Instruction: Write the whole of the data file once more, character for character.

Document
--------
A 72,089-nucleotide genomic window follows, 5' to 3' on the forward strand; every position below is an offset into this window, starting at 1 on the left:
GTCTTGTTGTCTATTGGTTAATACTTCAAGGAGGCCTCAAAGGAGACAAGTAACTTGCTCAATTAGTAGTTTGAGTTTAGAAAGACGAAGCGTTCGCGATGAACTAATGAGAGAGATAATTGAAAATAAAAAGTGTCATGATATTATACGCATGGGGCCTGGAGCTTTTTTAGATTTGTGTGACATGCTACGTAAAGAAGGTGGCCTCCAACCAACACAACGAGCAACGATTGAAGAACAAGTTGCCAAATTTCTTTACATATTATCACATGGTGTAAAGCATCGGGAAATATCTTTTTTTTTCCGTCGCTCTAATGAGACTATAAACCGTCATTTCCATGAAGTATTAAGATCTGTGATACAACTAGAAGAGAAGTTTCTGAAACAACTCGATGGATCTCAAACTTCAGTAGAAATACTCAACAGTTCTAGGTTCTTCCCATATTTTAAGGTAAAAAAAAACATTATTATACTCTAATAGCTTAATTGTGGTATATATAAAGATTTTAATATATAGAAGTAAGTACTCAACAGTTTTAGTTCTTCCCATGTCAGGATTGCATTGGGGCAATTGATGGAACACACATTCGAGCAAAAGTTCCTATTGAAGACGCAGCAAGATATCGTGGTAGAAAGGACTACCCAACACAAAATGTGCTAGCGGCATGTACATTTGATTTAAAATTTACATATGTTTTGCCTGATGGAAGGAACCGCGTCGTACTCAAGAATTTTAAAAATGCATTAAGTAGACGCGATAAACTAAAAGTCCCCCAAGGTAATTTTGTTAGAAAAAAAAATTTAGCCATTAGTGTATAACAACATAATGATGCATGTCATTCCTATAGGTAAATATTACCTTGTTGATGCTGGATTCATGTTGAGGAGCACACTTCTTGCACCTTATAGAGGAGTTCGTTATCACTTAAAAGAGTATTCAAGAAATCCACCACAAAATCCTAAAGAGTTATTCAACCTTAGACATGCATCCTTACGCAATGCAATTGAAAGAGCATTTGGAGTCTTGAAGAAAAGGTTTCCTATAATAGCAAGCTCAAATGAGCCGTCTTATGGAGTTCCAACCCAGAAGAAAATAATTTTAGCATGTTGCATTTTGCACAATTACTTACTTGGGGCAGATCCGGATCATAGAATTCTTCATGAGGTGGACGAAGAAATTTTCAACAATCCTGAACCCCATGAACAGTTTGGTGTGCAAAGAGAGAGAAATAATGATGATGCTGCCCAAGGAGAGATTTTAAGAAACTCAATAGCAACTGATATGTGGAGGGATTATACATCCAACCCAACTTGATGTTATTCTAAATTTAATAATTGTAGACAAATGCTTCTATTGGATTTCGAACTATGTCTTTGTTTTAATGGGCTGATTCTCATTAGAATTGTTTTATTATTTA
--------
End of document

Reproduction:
A 72,089-nucleotide genomic window follows, 5' to 3' on the forward strand; every position below is an offset into this window, starting at 1 on the left:
GTCTTGTTGTCTATTGGTTAATACTTCAAGGAGGCCTCAAAGGAGACAAGTAACTTGCTCAATTAGTAGTTTGAGTTTAGAAAGACGAAGCGTTCGCGATGAACTAATGAGAGAGATAATTGAAAATAAAAAGTGTCATGATATTATACGCATGGGGCCTGGAGCTTTTTTAGATTTGTGTGACATGCTACGTAAAGAAGGTGGCCTCCAACCAACACAACGAGCAACGATTGAAGAACAAGTTGCCAAATTTCTTTACATATTATCACATGGTGTAAAGCATCGGGAAATATCTTTTTTTTTCCGTCGCTCTAATGAGACTATAAACCGTCATTTCCATGAAGTATTAAGATCTGTGATACAACTAGAAGAGAAGTTTCTGAAACAACTCGATGGATCTCAAACTTCAGTAGAAATACTCAACAGTTCTAGGTTCTTCCCATATTTTAAGGTAAAAAAAAACATTATTATACTCTAATAGCTTAATTGTGGTATATATAAAGATTTTAATATATAGAAGTAAGTACTCAACAGTTTTAGTTCTTCCCATGTCAGGATTGCATTGGGGCAATTGATGGAACACACATTCGAGCAAAAGTTCCTATTGAAGACGCAGCAAGATATCGTGGTAGAAAGGACTACCCAACACAAAATGTGCTAGCGGCATGTACATTTGATTTAAAATTTACATATGTTTTGCCTGATGGAAGGAACCGCGTCGTACTCAAGAATTTTAAAAATGCATTAAGTAGACGCGATAAACTAAAAGTCCCCCAAGGTAATTTTGTTAGAAAAAAAAATTTAGCCATTAGTGTATAACAACATAATGATGCATGTCATTCCTATAGGTAAATATTACCTTGTTGATGCTGGATTCATGTTGAGGAGCACACTTCTTGCACCTTATAGAGGAGTTCGTTATCACTTAAAAGAGTATTCAAGAAATCCACCACAAAATCCTAAAGAGTTATTCAACCTTAGACATGCATCCTTACGCAATGCAATTGAAAGAGCATTTGGAGTCTTGAAGAAAAGGTTTCCTATAATAGCAAGCTCAAATGAGCCGTCTTATGGAGTTCCAACCCAGAAGAAAATAATTTTAGCATGTTGCATTTTGCACAATTACTTACTTGGGGCAGATCCGGATCATAGAATTCTTCATGAGGTGGACGAAGAAATTTTCAACAATCCTGAACCCCATGAACAGTTTGGTGTGCAAAGAGAGAGAAATAATGATGATGCTGCCCAAGGAGAGATTTTAAGAAACTCAATAGCAACTGATATGTGGAGGGATTATACATCCAACCCAACTTGATGTTATTCTAAATTTAATAATTGTAGACAAATGCTTCTATTGGATTTCGAACTATGTCTTTGTTTTAATGGGCTGATTCTCATTAGAATTGTTTTATTATTTA